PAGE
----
Typically, we handle problems in a tried and true way that we’re comfortable with. We don’t even know we have a thinking style because it’s just who we are, yet we do have different ways of thinking. In fact, we may have six or seven different styles of seeking a decision.
Understanding how you think and how your teammates think could be essential for groups who must work together effectively. When you consider successful teams–though they are measured by what they produce–they function better when they have diverse thinking styles.
Research shows that it is ultimately how teams think together that most determines their performance. Instead of assigning groups based on personality traits, skills and strengths, managers might want to evaluate how potential members think.
This article explores thinking styles and how understanding habitual thinking patterns can impact perception, collaboration and productivity.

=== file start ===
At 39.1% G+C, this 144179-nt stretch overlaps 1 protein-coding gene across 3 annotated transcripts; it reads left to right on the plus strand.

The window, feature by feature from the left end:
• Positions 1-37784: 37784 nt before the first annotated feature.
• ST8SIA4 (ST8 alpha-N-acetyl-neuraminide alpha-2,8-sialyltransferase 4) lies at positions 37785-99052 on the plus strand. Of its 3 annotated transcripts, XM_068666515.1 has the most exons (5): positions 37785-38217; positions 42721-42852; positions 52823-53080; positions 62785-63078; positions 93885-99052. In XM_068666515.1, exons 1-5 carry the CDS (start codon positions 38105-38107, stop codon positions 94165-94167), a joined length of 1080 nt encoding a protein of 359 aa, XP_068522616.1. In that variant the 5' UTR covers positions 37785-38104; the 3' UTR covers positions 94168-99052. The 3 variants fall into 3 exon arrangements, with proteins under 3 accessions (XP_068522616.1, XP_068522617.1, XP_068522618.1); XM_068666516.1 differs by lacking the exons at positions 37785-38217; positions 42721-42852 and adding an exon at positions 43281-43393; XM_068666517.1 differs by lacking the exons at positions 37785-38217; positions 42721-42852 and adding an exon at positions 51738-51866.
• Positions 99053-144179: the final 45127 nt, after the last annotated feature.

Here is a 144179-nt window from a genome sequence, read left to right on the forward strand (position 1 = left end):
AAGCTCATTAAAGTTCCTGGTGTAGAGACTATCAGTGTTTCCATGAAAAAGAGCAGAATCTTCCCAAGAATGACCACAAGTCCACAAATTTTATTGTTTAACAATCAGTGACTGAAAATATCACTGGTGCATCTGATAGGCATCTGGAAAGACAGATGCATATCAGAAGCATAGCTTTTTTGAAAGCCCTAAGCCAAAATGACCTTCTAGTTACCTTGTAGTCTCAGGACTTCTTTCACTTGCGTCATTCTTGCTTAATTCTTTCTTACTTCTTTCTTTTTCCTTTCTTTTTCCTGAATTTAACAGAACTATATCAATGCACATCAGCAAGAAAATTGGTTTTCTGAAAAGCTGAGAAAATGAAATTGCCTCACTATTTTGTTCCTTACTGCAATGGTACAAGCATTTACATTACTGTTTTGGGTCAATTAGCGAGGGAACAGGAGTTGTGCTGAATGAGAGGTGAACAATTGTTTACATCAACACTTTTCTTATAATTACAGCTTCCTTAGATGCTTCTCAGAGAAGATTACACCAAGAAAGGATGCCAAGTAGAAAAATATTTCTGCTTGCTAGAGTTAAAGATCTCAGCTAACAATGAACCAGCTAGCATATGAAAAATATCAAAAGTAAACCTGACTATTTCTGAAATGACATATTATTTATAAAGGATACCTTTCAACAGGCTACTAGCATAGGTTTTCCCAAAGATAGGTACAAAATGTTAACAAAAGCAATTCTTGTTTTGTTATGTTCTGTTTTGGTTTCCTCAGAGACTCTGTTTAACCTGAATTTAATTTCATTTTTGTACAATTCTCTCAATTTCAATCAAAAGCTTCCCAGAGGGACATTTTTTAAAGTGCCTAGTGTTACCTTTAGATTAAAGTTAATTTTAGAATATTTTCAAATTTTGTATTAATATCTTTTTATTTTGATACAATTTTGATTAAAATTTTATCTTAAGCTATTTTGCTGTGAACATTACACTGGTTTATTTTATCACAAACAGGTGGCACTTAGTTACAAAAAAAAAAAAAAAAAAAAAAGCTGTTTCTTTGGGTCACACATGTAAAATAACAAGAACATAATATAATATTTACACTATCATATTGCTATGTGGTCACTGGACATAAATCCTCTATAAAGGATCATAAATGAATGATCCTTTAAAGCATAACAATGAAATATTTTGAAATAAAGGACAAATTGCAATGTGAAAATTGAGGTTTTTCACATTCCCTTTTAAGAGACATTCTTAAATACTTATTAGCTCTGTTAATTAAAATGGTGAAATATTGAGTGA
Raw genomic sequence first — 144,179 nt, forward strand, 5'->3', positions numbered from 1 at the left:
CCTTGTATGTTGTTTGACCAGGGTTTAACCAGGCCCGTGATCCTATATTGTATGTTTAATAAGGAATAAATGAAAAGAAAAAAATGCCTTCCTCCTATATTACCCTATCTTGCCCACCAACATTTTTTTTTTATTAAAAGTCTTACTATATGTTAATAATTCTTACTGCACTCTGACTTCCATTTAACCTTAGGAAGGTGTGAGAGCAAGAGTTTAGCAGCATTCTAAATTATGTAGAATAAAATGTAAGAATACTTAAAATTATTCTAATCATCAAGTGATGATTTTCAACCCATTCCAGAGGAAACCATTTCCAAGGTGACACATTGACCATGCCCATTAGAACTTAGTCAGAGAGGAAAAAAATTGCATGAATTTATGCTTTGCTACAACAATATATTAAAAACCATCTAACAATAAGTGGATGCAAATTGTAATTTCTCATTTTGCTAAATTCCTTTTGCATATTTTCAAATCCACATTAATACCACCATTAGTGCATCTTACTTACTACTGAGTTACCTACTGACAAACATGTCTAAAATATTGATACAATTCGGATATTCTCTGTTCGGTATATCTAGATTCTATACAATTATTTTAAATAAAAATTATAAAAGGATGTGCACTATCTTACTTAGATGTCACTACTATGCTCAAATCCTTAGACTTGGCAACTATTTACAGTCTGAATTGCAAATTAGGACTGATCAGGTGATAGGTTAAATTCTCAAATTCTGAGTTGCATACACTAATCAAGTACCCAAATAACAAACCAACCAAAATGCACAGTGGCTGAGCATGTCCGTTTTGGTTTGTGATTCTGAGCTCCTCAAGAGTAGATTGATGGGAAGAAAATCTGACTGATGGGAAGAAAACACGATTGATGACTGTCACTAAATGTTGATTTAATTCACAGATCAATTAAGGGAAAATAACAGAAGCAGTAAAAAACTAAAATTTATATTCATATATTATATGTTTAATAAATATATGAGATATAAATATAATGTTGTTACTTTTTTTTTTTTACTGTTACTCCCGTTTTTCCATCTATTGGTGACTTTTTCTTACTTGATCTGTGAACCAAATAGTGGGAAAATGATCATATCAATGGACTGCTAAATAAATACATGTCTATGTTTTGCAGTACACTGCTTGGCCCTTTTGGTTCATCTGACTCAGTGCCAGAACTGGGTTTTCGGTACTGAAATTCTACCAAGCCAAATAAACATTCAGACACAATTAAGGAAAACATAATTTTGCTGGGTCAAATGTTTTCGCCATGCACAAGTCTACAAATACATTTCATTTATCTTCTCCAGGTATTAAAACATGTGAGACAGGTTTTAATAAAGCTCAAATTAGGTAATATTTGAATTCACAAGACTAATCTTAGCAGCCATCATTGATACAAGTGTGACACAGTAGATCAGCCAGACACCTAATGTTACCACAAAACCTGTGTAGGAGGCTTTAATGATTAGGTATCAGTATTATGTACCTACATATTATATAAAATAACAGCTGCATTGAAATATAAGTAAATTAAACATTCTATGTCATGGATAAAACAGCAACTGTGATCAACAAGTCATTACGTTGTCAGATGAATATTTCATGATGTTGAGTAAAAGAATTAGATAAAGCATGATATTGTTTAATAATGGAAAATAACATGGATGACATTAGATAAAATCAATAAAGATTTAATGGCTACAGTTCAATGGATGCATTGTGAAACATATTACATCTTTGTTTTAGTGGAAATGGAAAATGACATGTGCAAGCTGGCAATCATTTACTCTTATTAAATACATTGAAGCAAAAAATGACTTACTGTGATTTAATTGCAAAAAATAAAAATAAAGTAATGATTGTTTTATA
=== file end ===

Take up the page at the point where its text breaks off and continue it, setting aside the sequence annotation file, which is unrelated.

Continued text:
This is a brief synopsis of a 950 word article and 3 Article Nuggets*, suitable for consultants’ newsletters for executives and leaders in organizations. It is available for purchase with full reprint rights, which means you may put your name on it and use it in your newsletters, blogs or other marketing materials. You may also modify it and add your personal experiences and perspectives.
The complete article includes these important concepts:
- What’s your thinking style?
- What is a thinking style?
- 6 thinking hats
- Two-dimensional thinking patterns
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